The Syrian government, meanwhile, said 27 of its soldiers and police were buried Saturday, according to the state news agency.

The news agency also announced that Syrian forces had killed Walid Ahmed Aish, a member of the Nusra Front who the Syrians said orchestrated recent car bombings in Damascus. The Syrian government says the Nusra Front has ties to al Qaeda.

U.N. monitors had been able to witness the aftermath of some of the recent violence. For example, some entered the town of Houla a day after opposition activists reported a slaughter there. They also managed to arrive in Qubeir after an alleged massacre there, though they were late after being turned back at checkpoints.

A few days ago, U.N. teams were turned back as they tried to reach al Haffa, which had been under bombardment for eight days. By the time the monitors arrived, al Haffa lay charred and deserted. The monitors said they were overwhelmed by the stench of death.

U.S. military completes initial planning for Syria

On some occasions, the monitors themselves have come under fire.

Mood said Saturday that the U.N. observers will no longer conduct patrols, staying in their locations until further notice.

This suspension will be reviewed on a daily basis, Mood said.

"Operations will resume when we see the situation fit for us to carry out our mandated activities," he said.

Meanwhile, the United States said it was tracking a Russian military cargo ship en route to Syria that is carrying weapons, ammunition and a small number of Russian troops.

U.S. intelligence believes the Russians are sending the ship to help fortify its naval base in Syria as the situation in the country continues to spiral out of control, Pentagon officials said.

Syrian rebels turn to homemade bombs

Part of complete coverage on
Syrian crisis
June 26, 2014 -- Updated 1243 GMT (2043 HKT)
Jihadists have kidnapped over 140 Kurdish boys to "brainwash" them. But a few boys made a daring escape.
June 26, 2014 -- Updated 1248 GMT (2048 HKT)
Reports that Syrian warplanes carried out a cross-border attack on Iraqi towns is further evidence of the blurring of the two countries' borders.
June 24, 2014 -- Updated 2133 GMT (0533 HKT)
CNN's Atika Shubert speaks to a father whose teenage son joined the Jihad movement in Syria.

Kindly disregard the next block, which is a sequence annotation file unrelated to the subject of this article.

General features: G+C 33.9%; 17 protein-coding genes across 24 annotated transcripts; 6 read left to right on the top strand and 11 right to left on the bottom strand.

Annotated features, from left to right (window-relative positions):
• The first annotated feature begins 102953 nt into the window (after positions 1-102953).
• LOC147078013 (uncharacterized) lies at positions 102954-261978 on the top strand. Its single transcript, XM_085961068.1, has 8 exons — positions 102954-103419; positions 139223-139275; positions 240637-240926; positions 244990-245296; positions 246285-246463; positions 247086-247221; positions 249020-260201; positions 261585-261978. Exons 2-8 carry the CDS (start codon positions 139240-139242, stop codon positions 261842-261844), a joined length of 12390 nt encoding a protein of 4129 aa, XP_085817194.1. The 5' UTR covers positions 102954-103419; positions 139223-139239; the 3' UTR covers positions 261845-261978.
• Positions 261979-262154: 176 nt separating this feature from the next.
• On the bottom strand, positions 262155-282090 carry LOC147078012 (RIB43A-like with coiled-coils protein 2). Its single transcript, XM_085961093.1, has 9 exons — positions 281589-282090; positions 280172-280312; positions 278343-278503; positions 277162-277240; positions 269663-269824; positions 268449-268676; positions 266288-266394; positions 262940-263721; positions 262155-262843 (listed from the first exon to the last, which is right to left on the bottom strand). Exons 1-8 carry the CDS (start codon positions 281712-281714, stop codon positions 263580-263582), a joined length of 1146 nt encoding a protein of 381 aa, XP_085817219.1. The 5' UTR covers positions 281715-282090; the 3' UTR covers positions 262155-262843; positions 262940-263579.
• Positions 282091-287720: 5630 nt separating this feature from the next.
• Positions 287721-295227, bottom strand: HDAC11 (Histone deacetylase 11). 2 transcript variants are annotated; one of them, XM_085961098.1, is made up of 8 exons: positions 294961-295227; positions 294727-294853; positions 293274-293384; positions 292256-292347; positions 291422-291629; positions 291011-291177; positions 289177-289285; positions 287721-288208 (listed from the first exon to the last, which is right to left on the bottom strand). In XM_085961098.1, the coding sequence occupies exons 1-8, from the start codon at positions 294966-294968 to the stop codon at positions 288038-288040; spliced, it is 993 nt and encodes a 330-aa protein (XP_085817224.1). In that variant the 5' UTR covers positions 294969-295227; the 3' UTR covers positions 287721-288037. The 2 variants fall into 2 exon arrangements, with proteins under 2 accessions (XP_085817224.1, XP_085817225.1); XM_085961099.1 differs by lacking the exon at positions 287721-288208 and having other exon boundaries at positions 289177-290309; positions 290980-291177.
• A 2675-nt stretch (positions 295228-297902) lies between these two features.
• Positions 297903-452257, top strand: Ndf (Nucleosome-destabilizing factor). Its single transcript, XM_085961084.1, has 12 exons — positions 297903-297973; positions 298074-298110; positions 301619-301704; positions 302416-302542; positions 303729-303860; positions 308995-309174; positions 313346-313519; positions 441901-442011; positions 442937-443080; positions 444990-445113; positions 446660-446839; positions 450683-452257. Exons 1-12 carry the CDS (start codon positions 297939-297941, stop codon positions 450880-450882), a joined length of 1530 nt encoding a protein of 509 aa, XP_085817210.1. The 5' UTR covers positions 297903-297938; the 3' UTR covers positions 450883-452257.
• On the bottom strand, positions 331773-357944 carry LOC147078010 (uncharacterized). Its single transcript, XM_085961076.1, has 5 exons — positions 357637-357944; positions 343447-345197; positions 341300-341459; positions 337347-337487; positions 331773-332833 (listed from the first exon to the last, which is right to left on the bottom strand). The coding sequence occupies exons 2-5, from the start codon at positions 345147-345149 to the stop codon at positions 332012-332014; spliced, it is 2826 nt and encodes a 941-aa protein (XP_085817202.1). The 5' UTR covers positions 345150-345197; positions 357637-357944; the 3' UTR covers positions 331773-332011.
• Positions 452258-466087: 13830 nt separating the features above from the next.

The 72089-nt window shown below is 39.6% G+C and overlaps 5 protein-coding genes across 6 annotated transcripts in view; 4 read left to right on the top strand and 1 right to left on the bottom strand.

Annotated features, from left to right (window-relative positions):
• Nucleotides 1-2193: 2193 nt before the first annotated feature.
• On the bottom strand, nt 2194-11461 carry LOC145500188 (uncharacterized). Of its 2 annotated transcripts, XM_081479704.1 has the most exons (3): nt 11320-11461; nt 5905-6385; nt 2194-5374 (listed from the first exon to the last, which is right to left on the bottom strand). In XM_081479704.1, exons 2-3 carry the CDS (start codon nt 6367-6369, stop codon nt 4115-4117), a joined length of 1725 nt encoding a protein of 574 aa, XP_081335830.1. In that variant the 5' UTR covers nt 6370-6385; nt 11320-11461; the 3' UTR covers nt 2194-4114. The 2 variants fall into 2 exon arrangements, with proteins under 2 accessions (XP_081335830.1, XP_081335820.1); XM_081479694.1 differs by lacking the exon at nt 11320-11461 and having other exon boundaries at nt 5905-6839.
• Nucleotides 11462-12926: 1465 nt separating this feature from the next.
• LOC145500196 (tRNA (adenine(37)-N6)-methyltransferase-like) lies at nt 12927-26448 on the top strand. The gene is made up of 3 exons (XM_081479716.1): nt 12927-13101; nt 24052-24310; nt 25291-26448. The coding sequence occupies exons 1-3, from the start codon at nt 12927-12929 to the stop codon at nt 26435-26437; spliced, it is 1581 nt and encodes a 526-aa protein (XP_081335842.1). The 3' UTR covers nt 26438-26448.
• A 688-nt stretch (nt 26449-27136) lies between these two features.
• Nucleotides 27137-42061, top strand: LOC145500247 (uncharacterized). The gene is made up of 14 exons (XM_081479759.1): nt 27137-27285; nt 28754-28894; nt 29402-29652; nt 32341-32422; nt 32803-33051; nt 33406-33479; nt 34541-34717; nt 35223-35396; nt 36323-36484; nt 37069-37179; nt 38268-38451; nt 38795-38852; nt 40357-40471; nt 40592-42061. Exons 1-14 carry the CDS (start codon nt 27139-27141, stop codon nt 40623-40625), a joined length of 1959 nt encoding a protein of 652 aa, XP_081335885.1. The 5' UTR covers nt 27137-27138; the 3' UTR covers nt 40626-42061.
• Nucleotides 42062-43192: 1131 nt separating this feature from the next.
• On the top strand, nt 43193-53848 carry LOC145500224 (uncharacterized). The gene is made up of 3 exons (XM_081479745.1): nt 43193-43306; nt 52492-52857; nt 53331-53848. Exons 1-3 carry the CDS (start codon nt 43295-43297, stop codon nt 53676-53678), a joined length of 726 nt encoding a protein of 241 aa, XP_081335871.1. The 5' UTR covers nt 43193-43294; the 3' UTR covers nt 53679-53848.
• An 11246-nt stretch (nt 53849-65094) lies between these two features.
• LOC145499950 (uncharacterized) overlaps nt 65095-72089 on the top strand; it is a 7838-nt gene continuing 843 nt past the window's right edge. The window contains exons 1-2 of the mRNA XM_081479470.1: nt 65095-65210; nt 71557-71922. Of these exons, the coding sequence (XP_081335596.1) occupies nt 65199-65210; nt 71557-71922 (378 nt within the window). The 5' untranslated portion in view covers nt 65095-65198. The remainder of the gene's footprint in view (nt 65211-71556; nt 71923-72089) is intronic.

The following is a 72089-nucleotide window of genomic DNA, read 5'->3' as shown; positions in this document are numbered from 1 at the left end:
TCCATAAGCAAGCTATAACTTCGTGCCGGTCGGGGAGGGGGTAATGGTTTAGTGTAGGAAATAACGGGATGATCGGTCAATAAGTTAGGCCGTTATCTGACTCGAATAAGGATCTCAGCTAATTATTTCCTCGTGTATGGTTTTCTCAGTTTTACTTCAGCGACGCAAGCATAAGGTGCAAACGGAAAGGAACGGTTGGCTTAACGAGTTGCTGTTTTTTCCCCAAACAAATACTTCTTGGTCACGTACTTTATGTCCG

June 23, 2014 -- Updated 1141 GMT (1941 HKT)
At the start of Syria's civil unrest, Omar would rally against the government alongside his schoolmates, later taking to the streets in his hometown of Salqin.
June 23, 2014 -- Updated 2117 GMT (0517 HKT)
Atika Shubert looks at the rise of European jihadists traveling to Syria and whether they soon could join ISIS in Iraq.
June 23, 2014 -- Updated 1453 GMT (2253 HKT)
The final stockpile of Syria's chemical weapons has been shipped out of the country, according to the OPCW, the Organisation for the Prohibition of Chemical Weapons.
June 25, 2014 -- Updated 2025 GMT (0425 HKT)
The US isn't doing airstrikes in Iraq. Is there a vacuum for Syria and Iran to step in? CNN's Fareed Zakaria weighs in.
June 10, 2014 -- Updated 0804 GMT (1604 HKT)
CNN's Nick Paton Walsh reports on Syrian rebels using underground explosions against the better-equipped regime.
June 9, 2014 -- Updated 1151 GMT (1951 HKT)
CNN's Nick Paton Walsh returns to the besieged rebel areas of Aleppo, a pale skeleton of a city that has had the life bombed out of it.
June 2, 2014 -- Updated 1151 GMT (1951 HKT)
Syria may be embroiled in a brutal three-year civil war, but that's not stopping the government from holding presidential elections.
June 3, 2014 -- Updated 1123 GMT (1923 HKT)
CNN's Nick Paton Walsh meets an ISIS defector in hiding and gets a rare look into the group's recruitment process.
June 5, 2014 -- Updated 1610 GMT (0010 HKT)
Over a thousand Syrian refugees have turned an abandoned shopping mall in Lebanon into makeshift living quarters.
May 28, 2014 -- Updated 2119 GMT (0519 HKT)
What caught our experts' ears was as much about what he didn't address as much as what he did.
May 20, 2014 -- Updated 1019 GMT (1819 HKT)
The three-year war in Syria has claimed 162,402 lives, an opposition group said Monday, as the raging conflict shows no signs of abating.
May 31, 2014 -- Updated 0141 GMT (0941 HKT)
Official: The U.S. believes a jihadi featured in a suicide bombing video in Syria is Moner Mohammad Abu-Salha who grew up in Florida.
May 20, 2014 -- Updated 1437 GMT (2237 HKT)
For the first time, Britain has convicted someone of a terrorism offense related to the Syrian civil war.